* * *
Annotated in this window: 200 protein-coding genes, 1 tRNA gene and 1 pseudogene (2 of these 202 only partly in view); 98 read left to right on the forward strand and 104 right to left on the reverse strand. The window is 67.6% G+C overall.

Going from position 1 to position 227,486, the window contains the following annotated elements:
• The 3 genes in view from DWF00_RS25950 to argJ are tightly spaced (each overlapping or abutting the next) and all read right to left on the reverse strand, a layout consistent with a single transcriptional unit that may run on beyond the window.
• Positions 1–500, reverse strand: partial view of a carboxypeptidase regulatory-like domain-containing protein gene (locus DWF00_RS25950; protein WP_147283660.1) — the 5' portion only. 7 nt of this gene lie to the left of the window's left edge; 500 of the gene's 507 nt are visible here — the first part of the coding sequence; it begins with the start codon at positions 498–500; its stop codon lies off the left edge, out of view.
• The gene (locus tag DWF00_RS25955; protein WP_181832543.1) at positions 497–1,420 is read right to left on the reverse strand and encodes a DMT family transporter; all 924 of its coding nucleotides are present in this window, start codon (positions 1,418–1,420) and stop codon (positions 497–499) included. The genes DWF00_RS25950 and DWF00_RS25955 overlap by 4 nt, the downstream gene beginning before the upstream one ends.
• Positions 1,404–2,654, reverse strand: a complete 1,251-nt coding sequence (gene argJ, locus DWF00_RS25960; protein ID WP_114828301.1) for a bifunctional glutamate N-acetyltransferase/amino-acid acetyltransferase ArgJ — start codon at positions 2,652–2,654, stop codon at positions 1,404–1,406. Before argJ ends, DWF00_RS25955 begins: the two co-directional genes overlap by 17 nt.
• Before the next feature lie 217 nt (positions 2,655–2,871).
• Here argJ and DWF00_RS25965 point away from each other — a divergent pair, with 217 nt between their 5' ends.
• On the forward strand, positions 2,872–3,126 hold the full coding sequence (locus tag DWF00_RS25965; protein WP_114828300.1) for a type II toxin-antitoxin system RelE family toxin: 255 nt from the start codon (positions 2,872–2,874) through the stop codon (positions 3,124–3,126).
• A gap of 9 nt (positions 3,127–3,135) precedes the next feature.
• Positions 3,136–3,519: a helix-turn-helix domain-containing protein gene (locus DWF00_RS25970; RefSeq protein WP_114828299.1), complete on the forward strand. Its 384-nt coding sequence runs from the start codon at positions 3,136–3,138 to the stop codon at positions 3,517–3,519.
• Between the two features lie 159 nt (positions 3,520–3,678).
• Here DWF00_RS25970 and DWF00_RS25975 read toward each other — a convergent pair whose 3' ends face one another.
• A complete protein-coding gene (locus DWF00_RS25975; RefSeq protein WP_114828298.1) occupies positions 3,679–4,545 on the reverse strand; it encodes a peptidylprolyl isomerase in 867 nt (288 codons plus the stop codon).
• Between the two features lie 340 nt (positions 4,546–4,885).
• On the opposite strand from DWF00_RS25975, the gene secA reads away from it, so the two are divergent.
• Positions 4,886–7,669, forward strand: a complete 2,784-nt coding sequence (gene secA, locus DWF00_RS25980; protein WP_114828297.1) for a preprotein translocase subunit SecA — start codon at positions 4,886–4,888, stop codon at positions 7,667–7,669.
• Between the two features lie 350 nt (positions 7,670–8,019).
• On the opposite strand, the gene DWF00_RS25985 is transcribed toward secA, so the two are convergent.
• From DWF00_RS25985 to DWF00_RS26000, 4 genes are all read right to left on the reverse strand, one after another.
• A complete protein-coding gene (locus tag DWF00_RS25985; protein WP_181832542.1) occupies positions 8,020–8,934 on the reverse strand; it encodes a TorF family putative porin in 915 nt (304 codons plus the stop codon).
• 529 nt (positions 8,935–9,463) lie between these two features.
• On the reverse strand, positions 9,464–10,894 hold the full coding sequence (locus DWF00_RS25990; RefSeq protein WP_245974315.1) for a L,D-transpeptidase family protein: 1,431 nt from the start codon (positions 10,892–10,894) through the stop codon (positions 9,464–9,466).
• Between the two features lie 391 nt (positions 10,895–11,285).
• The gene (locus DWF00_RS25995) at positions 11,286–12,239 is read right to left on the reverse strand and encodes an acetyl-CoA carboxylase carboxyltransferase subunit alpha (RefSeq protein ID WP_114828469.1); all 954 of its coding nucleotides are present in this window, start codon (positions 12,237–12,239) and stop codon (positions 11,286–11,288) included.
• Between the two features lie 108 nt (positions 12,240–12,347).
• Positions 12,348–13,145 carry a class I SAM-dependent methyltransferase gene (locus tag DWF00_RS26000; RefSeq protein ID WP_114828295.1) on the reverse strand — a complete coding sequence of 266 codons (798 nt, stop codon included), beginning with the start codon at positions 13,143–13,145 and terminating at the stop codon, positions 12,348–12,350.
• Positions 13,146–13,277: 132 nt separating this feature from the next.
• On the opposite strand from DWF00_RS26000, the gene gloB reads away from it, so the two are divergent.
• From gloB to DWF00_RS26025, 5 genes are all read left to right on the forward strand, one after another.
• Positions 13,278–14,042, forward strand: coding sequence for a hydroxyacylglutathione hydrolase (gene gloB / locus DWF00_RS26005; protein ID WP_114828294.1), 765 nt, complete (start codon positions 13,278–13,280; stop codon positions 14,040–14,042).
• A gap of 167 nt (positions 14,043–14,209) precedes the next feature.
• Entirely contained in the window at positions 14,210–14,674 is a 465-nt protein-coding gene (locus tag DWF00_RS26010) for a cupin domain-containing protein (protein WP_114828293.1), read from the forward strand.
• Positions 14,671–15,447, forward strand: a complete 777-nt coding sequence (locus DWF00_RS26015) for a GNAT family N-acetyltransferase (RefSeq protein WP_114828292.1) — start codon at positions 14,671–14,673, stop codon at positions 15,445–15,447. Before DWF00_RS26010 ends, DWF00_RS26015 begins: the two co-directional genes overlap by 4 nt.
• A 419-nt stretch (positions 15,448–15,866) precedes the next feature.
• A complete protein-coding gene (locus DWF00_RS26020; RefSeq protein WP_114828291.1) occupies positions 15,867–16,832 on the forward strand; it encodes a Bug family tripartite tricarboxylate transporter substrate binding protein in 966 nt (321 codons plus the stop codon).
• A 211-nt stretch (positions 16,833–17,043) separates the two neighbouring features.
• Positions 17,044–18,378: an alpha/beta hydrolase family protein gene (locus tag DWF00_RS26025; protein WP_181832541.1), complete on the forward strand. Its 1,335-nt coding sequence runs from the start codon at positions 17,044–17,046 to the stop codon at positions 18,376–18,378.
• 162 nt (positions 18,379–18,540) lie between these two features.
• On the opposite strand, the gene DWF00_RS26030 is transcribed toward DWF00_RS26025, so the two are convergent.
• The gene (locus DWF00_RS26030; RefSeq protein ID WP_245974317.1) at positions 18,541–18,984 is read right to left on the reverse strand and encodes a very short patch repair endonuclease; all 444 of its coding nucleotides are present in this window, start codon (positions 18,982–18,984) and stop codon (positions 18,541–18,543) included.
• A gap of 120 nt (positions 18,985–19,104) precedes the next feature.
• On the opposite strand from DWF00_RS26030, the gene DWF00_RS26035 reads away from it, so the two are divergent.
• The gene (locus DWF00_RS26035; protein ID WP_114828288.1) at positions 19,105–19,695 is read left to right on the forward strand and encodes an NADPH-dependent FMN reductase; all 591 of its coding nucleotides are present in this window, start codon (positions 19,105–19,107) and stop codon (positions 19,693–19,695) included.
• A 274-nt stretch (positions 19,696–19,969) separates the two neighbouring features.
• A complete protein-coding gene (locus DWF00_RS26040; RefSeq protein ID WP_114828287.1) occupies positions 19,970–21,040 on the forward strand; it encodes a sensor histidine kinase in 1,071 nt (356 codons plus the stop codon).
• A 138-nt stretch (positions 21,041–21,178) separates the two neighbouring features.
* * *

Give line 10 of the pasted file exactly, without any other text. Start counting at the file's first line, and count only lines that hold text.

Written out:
• A gap of 9 nt (positions 3,127–3,135) precedes the next feature.